So how do we deal with our uncertainties, with observations or information that challenge our understanding and our faith? I think there are at least four responses. Three of them are fearful. They are:

  1. to deny troubling perspectives or information outright

  2. to lock them into a back room of our minds and barricade the door with a collection of dogmas or illusory certainties.

  3. to fixate on the fear that we've have been misled, rejected or controlled, etc, and abandon our faith.

President Nelson offered a fourth response that is remarkably harmonious with Pastor Weston's "Cherish Your Doubts" even though the first seems to discourage doubt while the second cherishes it. I think that's because Pres. Nelson is using the second definition of doubt referenced above (fear), while Pastor Weston is using the first. I think Pastor Weston's meaning is clearer in relation to Pres. Nelson's if we use the synonyms "questions" or "uncertainty" or "inquiry" in place of doubt. For example, "Cherish your questions, for uncertainty is the attendant of truth. Inquiry is the key to the door of knowledge. It is the servant of discovery."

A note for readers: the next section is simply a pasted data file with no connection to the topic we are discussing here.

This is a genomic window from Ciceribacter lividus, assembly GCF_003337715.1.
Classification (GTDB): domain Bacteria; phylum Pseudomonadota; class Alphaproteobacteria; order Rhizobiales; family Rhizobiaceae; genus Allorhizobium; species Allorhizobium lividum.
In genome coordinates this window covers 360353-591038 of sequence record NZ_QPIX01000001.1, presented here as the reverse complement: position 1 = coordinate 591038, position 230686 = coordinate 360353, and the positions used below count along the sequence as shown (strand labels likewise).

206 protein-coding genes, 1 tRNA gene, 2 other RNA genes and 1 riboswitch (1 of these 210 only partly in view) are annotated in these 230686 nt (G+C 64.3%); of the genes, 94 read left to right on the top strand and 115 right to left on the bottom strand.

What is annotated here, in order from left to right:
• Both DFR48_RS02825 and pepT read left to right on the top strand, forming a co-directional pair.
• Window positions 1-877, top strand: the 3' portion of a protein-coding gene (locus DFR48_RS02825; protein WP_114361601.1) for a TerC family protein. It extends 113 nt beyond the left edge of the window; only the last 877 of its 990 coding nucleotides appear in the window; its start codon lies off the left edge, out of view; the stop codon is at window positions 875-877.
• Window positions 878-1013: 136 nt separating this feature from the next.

President Nelson's invitation in the face of ambiguity or uncertainty is:

  1. "Study. Become an engaged learner." Study is not a passive or defensive posture. It involves asking questions, testing hypotheses and adjusting them as we draw closer to truth. In our study, Pres. Nelson recommends prioritizing the mission, ministry and doctrine of Jesus Christ. For myself, the better I understand His nature, the more easily I can trust Him with the things I don't understand. Like Nephi, I can say, "I know that he loveth his children, nevertheless, I do not know the meaning of all things" (1 Nephi 11:17). The assurance of His love removes the threat from any of His mysteries.

  2. "Choose to believe." This does not mean "close your ears to uncomfortable information and push questions from your mind." Rather, I think it means a couple things:

    1. First: choose to believe there's a legitimate answer or explanation for that troubling issue. And then look for it. "Take your questions to God and to other faithful sources," Pres. Nelson advises. One of my favourite faithful sources is, where I get the feeling that questions are encouraged and treated with genuine respect and honest information. For me, that feels very different from taking an issue to sources that presume there is not a legitimate explanation, that assume malicious intent and conspiratorial behaviour on the part of past or present prophets and leaders.